In his first game as the Angels' new closer, Joe Smith pitched the ninth inning with a three-run lead. In his second game, he pitched the ninth with a two-run lead.
Pressure? He laughed at the thought. In five years as the setup man for the Cleveland Indians in the American League Central, where the Detroit Tigers were the bullies on the block, Smith was the guy summoned when Miguel Cabrera came up and the Indians desperately needed a double play.
"Bases loaded and one out, facing Miggy, or a three-run lead and pitch one inning?" Smith said. "I'll take the three-run lead and pitch one inning every day."
Smith is expected to be in the closer's role Friday when the Angels open a three-game series against the Texas Rangers at Angel Stadium, though the team says that Ernesto Frieri's demotion is temporary, that he will at some point return to the ninth inning and Smith will reclaim the eighth inning, and sometimes the seventh.
That is just fine with Smith, who is in the first year of a three-year, $15.75-million contract.
"You've got some guys that want to pitch in a certain role," Smith said. "I'm not one of them."
Frieri had two saves — and two blown saves — when the Angels demoted him last week. Smith got his save opportunities on Monday and Tuesday, and converted them both.
The glaring statistical difference in production so far is the home run. Smith has faced 50 batters without giving up a home run; Frieri has faced 49 batters and given up five.
The glaring statistical difference in profiles is the fastball velocity — Frieri at 94 mph, Smith at a below-average 89 mph.
"I understand it," Smith said, "the power pitcher with strikeout stuff shutting down the game. Maybe I've got a little bit of bias, because I'm not a power pitcher."
Smith wanted to become a closer, but he found Billy Wagner ahead of him with the New York Mets, then Kerry Wood and Chris Perez after he was traded to Cleveland. Still, after the Indians soured on Perez, Smith said they did not make a pitch to keep him as their closer and declined to match the offer he received from the Angels.
Smith, 30, said he got offers from the Dodgers, Mets, Colorado Rockies and Philadelphia Phillies before signing with the Angels. The Dodgers offered two years, the Angels three.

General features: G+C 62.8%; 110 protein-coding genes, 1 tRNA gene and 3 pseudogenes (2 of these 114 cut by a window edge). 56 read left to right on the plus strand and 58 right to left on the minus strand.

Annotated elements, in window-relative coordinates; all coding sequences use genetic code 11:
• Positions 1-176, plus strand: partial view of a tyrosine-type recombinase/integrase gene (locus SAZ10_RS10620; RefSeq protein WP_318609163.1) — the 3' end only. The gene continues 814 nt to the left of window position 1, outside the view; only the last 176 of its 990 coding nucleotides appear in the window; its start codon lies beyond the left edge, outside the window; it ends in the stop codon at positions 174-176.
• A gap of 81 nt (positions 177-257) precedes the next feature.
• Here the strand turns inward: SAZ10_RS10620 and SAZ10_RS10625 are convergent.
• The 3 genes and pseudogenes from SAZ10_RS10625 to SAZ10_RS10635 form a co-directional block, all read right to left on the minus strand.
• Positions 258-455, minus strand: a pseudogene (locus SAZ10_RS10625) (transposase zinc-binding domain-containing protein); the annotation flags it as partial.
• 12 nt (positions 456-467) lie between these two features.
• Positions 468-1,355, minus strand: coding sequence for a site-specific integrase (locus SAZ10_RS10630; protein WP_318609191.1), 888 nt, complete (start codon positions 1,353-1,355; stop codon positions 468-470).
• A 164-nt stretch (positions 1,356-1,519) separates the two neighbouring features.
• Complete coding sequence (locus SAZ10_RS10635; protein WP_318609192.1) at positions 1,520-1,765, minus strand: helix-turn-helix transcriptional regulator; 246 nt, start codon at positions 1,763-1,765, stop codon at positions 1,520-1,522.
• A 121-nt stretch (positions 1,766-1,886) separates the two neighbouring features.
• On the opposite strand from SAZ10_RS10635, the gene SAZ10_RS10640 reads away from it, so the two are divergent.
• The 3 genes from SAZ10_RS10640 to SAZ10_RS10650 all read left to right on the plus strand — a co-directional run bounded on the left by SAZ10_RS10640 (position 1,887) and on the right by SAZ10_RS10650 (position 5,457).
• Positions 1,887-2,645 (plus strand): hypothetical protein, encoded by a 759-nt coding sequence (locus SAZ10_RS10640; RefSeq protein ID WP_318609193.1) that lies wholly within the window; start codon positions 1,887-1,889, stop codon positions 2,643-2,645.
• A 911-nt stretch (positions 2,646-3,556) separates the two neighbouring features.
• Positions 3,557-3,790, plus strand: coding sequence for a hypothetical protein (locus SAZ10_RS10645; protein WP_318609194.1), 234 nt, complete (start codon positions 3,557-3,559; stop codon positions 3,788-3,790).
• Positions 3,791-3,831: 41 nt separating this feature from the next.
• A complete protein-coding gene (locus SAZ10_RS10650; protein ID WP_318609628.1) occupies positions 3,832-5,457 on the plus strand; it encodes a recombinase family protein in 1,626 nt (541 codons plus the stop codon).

"They both have great teams," he said. "I wanted to stay in the American League. That was a big thing for me. I don't really know why.
"If the Dodgers would have offered three, I can't say hands-down I would have gone there."
In each of his final three seasons in Cleveland, Smith had an earned-run average under 3.00, and more than two strikeouts for every walk. He said no team offered him a job as a closer.
"I don't think anybody really came out and said that," Smith said. "A couple teams said, 'Maybe.' That doesn't bother me."
Smith believes he could do the job. He gets outs, after all, and he does not subscribe to the theory that outs in the ninth inning are somehow more difficult to get than other outs.
"I'm not one of those guys that thinks of that as a different animal," he said.
If his team wants him to get those outs in the seventh or eighth inning, so be it. But he did admit to a certain thrill on Monday, when the bullpen gates opened at Angel Stadium, the closer entered the field, and his music echoed across the ballpark.
He picked the music — "My Kind of Party" by country star Jason Aldean.
And what went through his mind as he heard the song?
"Man, that was sweet," Smith recalled. "Now let's go get some outs."
The Angels are expected to recall hot-hitting utility player Grant Green, a former USC standout, from triple-A Salt Lake on Friday. The 26-year-old infielder hit .365 with 11 extra-base hits and 28 runs batted in in 25 games and played the last six games in left field in an effort to increase his versatility.
The right-handed-hitting Green, whose best position is second base, can also play third base and shortstop. He could take playing time away from struggling left fielder J.B. Shuck (.156), and he will also be an option at designated hitter.
Staff writer Mike DiGiovanna contributed to this report.Copyright © 2015, Los Angeles Times